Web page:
Question of the Month - How Much Should I Withdraw from My Retirement Assets
Withdrawal rates during retirement
At Pathlight, we are having more frequent conversations with clients regarding their retirement plans. In particular, the conversations focus on the amount of money they can spend from their assets during retirement. In financial planning parlance, this amount is known as the withdrawal rate. Although there is no hard and fast rule, years of empirical research suggest a good starting point is 4% ($1,000,000 X 4%= $40,000).
Although 4% may be a good starting point, the reality is that an appropriate withdrawal rate depends on several factors. They include the following: expected rate of return, spending habits, inflation, tax rate, other sources of income, and life expectancy. Due to the vast amount of unknowns, determining a safe amount to extract from one’s assets should be a tailored and dynamic process.
Factors to consider
Most financial planning programs assume static withdrawal rates, meaning a set percentage each year. However, we all know that life isn’t static. Spending needs are variable and certain expenditures unavoidable. For example, early in retirement, one is more likely to travel and spend on discretionary items. Later in life, medical costs can be a larger portion of spending. Recognizing the variability of costs and factoring in what-ifs are important to successful retirement planning.
A common error that we often see is the miscalculation of taxes. Withdrawals from retirement accounts, even 401Ks, are taxable as income. It is as if you received a paycheck, and for many, these taxes can substantially eat away at the net amount. Furthermore, future tax rates are uncertain and potentially will be higher, increasing the need for proper timing of withdrawals and planning from which account(s) to withdraw. The objective need not only be withdrawal amount, but tax efficiency of the distributions.
Often, there is a laser focus on managing investment risks. While we understand and agree that investment allocation must be appropriate to one’s risk tolerance, too there must be an understanding of the various kinds of risk. The largest, quite possibly, is the risk of outliving one’s money. Depending upon the assets and spending needs, conservative investors may require riskier assets in order to meet their long-term goals. This is very important, as we would argue that the greater risk is to outlive your money than to own riskier investments.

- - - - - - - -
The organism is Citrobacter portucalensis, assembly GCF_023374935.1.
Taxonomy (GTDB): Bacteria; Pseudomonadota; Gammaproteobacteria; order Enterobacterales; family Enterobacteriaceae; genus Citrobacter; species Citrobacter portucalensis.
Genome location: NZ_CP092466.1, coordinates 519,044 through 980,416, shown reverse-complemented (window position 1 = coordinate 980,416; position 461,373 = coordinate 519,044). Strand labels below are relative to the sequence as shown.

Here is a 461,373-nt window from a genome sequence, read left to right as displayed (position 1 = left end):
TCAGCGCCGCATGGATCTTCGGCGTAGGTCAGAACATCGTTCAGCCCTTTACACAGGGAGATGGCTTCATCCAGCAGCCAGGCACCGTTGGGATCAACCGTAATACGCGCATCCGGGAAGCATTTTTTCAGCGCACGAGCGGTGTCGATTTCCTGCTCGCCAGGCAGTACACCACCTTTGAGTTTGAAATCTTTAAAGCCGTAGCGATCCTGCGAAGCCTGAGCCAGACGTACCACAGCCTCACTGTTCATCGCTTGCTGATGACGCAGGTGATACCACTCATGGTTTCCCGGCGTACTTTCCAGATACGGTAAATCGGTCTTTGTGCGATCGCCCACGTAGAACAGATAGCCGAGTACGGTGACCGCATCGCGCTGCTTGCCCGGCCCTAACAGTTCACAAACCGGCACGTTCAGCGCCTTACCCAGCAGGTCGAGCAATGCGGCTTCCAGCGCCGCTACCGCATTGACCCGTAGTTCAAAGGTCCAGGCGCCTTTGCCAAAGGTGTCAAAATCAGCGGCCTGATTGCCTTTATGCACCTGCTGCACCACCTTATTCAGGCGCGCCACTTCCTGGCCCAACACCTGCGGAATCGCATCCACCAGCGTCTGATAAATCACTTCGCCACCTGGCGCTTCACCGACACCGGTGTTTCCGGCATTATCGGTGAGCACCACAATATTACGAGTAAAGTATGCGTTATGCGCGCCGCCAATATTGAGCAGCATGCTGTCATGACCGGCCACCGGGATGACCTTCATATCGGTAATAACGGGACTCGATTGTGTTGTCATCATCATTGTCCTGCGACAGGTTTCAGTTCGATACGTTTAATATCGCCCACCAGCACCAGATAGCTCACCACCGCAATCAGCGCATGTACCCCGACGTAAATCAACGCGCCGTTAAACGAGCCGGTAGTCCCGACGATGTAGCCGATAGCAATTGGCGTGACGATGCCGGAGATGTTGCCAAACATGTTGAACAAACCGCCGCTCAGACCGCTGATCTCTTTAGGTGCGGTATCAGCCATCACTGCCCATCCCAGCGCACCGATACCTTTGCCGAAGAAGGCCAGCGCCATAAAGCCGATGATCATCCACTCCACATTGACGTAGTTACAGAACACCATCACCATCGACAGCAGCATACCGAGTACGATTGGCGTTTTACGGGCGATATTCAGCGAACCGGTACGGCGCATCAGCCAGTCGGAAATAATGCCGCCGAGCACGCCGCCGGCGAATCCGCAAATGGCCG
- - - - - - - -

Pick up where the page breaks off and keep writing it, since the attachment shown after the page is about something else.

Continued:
What to Do
There are many aspects of retirement planning, some of which can be controlled and some which cannot. Furthermore, given the vast amount of unknowns, planning is part art and part science. This requires focus on doing that which gives one the greatest likelihood of success. A few keys to success in planning for retirement include the following:
1. Focus on what you can control (spending, length of work, savings)
2. Pay down debt (#1 factor we see to a successful retirement is zero debt)
3. Don’t fund others’ obligations at your own expense (supporting adult children, college funding, housing down-payments for family members)
4. Start planning early (it’s never too early to start)
A successful retirement means different things to different people, but one universal aspect is the removal of financial worry. With proper understanding, education, and planning, a successful and fulfilling retirement can become a reality.
For more information or to schedule an appointment for a complementary retirement analysis, please contact M.J. Nodilo at (602) 795-7611 or email@example.com